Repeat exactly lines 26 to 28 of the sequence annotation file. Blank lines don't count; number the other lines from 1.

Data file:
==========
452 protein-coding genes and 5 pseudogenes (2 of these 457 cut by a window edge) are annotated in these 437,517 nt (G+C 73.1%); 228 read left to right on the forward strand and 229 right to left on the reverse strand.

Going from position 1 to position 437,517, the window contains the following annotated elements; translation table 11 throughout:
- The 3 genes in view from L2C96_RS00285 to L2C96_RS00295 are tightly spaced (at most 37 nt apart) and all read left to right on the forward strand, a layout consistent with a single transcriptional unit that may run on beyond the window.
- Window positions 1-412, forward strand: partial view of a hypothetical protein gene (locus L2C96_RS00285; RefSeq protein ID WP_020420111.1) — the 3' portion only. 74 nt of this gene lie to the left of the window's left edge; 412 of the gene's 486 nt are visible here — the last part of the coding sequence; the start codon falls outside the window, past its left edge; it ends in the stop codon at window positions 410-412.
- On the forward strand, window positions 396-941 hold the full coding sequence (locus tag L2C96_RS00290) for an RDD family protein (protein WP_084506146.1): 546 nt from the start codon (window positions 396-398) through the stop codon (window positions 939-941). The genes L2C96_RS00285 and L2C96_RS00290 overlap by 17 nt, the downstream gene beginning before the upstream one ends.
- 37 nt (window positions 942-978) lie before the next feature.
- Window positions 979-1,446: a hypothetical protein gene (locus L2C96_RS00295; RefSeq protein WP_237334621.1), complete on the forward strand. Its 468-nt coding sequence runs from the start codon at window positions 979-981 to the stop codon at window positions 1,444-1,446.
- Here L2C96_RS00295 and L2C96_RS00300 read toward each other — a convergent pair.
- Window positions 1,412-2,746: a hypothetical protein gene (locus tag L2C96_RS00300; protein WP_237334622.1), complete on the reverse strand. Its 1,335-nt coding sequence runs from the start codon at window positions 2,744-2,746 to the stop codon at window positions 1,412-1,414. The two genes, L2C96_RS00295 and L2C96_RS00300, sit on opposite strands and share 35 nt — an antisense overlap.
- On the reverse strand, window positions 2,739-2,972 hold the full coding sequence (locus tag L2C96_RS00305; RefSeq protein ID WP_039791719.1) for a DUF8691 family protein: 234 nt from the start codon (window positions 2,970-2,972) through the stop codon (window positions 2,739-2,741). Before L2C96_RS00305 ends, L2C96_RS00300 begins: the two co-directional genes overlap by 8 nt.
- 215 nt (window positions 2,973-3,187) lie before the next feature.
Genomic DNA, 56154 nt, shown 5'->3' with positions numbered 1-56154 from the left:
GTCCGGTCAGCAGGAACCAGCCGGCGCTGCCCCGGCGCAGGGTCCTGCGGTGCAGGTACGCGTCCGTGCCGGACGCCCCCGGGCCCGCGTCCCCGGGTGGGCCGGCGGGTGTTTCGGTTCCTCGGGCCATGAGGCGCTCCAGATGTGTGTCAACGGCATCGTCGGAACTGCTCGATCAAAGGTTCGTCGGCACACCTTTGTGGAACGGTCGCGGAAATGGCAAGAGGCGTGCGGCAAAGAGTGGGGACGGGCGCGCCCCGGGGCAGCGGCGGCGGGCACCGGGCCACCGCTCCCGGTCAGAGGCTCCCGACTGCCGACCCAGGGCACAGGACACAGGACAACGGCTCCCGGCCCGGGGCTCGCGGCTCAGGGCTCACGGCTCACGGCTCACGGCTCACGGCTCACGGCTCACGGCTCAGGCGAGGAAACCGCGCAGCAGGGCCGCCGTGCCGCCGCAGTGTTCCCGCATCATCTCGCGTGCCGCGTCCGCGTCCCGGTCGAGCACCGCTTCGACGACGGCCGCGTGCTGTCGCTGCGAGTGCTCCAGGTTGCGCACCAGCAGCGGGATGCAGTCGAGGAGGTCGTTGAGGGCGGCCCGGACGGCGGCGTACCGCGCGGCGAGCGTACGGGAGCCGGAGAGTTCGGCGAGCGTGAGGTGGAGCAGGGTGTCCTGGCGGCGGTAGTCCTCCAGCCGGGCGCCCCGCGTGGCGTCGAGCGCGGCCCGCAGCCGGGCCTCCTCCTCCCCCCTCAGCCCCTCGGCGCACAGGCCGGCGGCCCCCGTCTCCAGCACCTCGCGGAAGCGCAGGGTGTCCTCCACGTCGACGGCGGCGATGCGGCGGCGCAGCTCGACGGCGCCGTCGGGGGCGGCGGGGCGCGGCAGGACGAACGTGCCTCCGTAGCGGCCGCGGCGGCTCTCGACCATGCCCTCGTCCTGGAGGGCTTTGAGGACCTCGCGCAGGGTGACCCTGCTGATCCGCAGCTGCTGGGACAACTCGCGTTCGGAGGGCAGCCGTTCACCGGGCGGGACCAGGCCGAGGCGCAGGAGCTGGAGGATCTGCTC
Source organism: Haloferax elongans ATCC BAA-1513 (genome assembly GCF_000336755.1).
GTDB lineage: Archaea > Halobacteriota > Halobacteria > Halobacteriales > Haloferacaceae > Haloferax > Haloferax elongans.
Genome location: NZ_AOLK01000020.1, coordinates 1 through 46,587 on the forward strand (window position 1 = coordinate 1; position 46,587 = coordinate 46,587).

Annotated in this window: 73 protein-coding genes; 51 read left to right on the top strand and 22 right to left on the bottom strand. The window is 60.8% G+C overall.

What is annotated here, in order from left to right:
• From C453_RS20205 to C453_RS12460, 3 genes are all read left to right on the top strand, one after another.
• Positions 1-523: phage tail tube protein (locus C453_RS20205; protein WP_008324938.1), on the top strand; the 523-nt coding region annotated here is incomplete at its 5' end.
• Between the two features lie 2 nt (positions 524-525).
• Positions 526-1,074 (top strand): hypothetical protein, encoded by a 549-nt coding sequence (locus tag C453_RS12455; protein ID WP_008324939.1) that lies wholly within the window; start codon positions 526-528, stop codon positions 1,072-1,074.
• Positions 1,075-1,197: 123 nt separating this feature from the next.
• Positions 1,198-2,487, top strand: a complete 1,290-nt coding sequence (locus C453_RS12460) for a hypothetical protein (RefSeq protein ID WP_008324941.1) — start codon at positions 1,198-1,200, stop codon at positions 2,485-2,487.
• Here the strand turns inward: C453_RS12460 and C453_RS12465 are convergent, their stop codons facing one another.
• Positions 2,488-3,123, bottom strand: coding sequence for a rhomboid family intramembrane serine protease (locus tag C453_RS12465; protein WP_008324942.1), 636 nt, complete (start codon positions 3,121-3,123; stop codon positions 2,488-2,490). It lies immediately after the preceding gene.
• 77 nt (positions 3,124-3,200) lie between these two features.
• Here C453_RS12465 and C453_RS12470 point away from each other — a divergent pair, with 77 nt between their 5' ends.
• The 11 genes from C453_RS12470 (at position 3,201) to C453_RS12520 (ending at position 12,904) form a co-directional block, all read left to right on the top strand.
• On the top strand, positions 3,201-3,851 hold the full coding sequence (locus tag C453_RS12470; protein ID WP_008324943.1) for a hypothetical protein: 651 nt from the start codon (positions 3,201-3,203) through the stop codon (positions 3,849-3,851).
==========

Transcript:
• Positions 2,488-3,123, bottom strand: coding sequence for a rhomboid family intramembrane serine protease (locus tag C453_RS12465; protein WP_008324942.1), 636 nt, complete (start codon positions 3,121-3,123; stop codon positions 2,488-2,490). It lies immediately after the preceding gene.
• 77 nt (positions 3,124-3,200) lie between these two features.
• Here C453_RS12465 and C453_RS12470 point away from each other — a divergent pair, with 77 nt between their 5' ends.